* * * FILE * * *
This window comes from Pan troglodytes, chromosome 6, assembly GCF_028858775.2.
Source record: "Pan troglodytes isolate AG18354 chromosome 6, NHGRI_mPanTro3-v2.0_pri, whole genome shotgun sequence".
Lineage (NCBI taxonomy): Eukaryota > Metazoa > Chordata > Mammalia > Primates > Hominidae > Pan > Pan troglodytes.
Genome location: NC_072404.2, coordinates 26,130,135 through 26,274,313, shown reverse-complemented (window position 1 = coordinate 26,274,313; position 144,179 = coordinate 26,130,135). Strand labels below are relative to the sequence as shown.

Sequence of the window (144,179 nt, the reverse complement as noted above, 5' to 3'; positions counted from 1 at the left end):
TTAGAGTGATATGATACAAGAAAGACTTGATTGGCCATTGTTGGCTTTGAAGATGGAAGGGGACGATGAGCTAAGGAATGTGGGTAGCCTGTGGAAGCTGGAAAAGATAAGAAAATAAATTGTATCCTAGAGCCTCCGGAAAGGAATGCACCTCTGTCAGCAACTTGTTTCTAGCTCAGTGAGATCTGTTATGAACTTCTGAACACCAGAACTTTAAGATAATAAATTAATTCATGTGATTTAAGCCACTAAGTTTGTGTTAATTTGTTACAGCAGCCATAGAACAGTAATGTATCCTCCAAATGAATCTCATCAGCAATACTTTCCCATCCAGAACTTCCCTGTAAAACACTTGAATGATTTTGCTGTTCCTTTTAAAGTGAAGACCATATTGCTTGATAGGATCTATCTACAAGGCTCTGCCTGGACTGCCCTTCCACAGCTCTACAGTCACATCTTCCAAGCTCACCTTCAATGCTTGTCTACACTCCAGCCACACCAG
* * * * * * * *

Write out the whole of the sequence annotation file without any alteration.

This window comes from Pan troglodytes, chromosome 6, assembly GCF_028858775.2.
Source record: "Pan troglodytes isolate AG18354 chromosome 6, NHGRI_mPanTro3-v2.0_pri, whole genome shotgun sequence".
Lineage (NCBI taxonomy): Eukaryota > Metazoa > Chordata > Mammalia > Primates > Hominidae > Pan > Pan troglodytes.
Genome location: NC_072404.2, coordinates 26,130,135 through 26,274,313, shown reverse-complemented (window position 1 = coordinate 26,274,313; position 144,179 = coordinate 26,130,135). Strand labels below are relative to the sequence as shown.

Sequence of the window (144,179 nt, the reverse complement as noted above, 5' to 3'; positions counted from 1 at the left end):
TTAGAGTGATATGATACAAGAAAGACTTGATTGGCCATTGTTGGCTTTGAAGATGGAAGGGGACGATGAGCTAAGGAATGTGGGTAGCCTGTGGAAGCTGGAAAAGATAAGAAAATAAATTGTATCCTAGAGCCTCCGGAAAGGAATGCACCTCTGTCAGCAACTTGTTTCTAGCTCAGTGAGATCTGTTATGAACTTCTGAACACCAGAACTTTAAGATAATAAATTAATTCATGTGATTTAAGCCACTAAGTTTGTGTTAATTTGTTACAGCAGCCATAGAACAGTAATGTATCCTCCAAATGAATCTCATCAGCAATACTTTCCCATCCAGAACTTCCCTGTAAAACACTTGAATGATTTTGCTGTTCCTTTTAAAGTGAAGACCATATTGCTTGATAGGATCTATCTACAAGGCTCTGCCTGGACTGCCCTTCCACAGCTCTACAGTCACATCTTCCAAGCTCACCTTCAATGCTTGTCTACACTCCAGCCACACCAG